When a snowstorm stops a wedding from happening, this is an example of a time when it forestalls the wedding.
- to prevent or hinder by doing something ahead of time
- to act in advance of; get ahead of; anticipate
- to interfere with the trading in (a market) by buying up goods in advance, getting sellers to raise prices, etc.
- to intercept
- to obstruct by force
Origin of forestallMiddle English forestallen ; from forestal, ambush ; from Old English foresteall: see fore and amp; stall
transitive verbfore·stalled, fore·stall·ing, fore·stalls
- a. To delay, hinder, or prevent (an event, for example) by taking action beforehand: “rehabilitative care, where the goal is not so much to cure disease as it is to forestall further decline” (George Anders). See Synonyms at prevent.b. To delay, hinder, or prevent (someone) from doing something by taking action beforehand.
- To prevent or hinder normal sales in (a market), as by buying up merchandise.
Origin of forestallMiddle English forestallen, to waylay and rob, from forestal, highway robbery, ambush, from Old English foresteall : fore-, fore- + steall, position; see stel- in Indo-European roots.
- Something situated or placed in front.
From Middle English forstal, from Old English foresteall (“an intervention, hindrance (of justice), ambush, assault, offence of waylaying on the highway, fine for such an offence, resistance, opposition”), equivalent to fore- + stall.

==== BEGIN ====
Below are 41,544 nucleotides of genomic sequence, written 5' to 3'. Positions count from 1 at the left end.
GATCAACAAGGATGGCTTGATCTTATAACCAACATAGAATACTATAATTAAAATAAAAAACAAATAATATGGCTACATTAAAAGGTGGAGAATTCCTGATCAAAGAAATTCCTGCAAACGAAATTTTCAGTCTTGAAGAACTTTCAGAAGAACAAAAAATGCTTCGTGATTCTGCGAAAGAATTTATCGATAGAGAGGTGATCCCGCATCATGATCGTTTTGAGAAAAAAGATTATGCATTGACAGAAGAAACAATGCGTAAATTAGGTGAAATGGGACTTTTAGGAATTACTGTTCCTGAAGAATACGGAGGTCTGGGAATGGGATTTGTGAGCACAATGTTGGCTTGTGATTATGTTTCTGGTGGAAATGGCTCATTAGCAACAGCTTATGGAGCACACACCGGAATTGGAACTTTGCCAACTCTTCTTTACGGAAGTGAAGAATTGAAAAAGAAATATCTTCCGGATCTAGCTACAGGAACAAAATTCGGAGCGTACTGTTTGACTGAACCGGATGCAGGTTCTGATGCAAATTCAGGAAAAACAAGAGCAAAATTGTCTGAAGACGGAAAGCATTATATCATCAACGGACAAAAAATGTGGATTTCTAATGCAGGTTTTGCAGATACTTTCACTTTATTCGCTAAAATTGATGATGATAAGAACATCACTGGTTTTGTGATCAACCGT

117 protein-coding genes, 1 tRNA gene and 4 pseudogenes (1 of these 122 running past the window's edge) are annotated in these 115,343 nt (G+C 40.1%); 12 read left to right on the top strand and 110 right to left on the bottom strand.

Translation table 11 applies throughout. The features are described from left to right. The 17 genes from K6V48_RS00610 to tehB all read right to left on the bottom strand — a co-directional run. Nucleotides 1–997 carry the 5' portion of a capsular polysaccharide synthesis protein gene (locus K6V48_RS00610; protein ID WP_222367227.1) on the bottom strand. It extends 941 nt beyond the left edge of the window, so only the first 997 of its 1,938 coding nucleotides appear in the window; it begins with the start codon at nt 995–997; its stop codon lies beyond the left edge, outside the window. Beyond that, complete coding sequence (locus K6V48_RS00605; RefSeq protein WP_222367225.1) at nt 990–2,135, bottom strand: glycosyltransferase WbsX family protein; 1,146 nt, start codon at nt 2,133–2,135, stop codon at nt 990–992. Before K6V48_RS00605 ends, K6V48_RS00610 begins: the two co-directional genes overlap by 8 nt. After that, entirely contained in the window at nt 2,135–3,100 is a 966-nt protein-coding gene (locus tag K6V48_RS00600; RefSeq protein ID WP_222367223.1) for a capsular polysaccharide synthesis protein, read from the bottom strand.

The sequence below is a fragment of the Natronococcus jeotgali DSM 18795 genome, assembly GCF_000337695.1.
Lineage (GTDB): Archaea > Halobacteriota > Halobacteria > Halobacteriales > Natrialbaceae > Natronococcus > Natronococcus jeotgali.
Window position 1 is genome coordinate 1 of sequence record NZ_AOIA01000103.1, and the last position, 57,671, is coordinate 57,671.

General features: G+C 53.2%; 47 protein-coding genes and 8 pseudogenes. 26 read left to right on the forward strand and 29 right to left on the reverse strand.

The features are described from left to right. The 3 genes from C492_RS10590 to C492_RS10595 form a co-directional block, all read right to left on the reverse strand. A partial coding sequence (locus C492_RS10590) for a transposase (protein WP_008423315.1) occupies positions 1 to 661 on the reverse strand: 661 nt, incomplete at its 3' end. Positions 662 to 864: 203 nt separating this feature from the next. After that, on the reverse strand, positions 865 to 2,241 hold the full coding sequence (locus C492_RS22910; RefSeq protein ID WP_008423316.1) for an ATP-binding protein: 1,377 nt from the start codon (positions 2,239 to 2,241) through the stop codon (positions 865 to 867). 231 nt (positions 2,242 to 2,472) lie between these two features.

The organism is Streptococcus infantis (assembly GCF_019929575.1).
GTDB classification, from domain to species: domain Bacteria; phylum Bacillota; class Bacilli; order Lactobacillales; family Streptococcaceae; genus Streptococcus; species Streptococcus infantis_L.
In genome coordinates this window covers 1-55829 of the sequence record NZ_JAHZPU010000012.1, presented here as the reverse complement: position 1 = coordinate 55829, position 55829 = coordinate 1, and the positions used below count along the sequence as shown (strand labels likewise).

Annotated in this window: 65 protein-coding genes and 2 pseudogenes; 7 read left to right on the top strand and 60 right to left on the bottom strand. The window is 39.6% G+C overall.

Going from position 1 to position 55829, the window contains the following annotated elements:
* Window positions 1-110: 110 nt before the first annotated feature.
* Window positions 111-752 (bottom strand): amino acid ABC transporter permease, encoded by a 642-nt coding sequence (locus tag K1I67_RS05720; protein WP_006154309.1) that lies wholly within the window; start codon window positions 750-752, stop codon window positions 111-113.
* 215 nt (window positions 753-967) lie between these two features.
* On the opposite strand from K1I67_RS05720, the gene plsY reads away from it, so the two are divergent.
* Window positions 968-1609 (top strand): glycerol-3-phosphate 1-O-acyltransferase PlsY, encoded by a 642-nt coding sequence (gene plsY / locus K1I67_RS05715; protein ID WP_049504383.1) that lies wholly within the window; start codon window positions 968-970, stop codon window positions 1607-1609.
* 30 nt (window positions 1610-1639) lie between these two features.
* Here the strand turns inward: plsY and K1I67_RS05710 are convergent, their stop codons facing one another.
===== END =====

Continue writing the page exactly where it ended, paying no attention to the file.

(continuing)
(third-person singular simple present forestalls, present participle forestalling, simple past and past participle forestalled)
- To prevent, delay or hinder something by taking precautionary or anticipatory measures; to avert.
- Fred forestalled disaster by his prompt action.
- To preclude or bar from happening, render impossible.
- In French, an aspired h forestalls elision.
- (archaic) To purchase the complete supply of a good, particularly foodstuffs, in order to charge a monopoly price.
- To anticipate, to act foreseeingly.
From Middle English forestallen (“to forestall, intercept, ambush, way-lay”), from forestalle (“a forestalling, interception”), from Old English foresteall (“intervention, hindrance of justice, ambush”), from fore- (“ahead of, before”) + steall (“position”).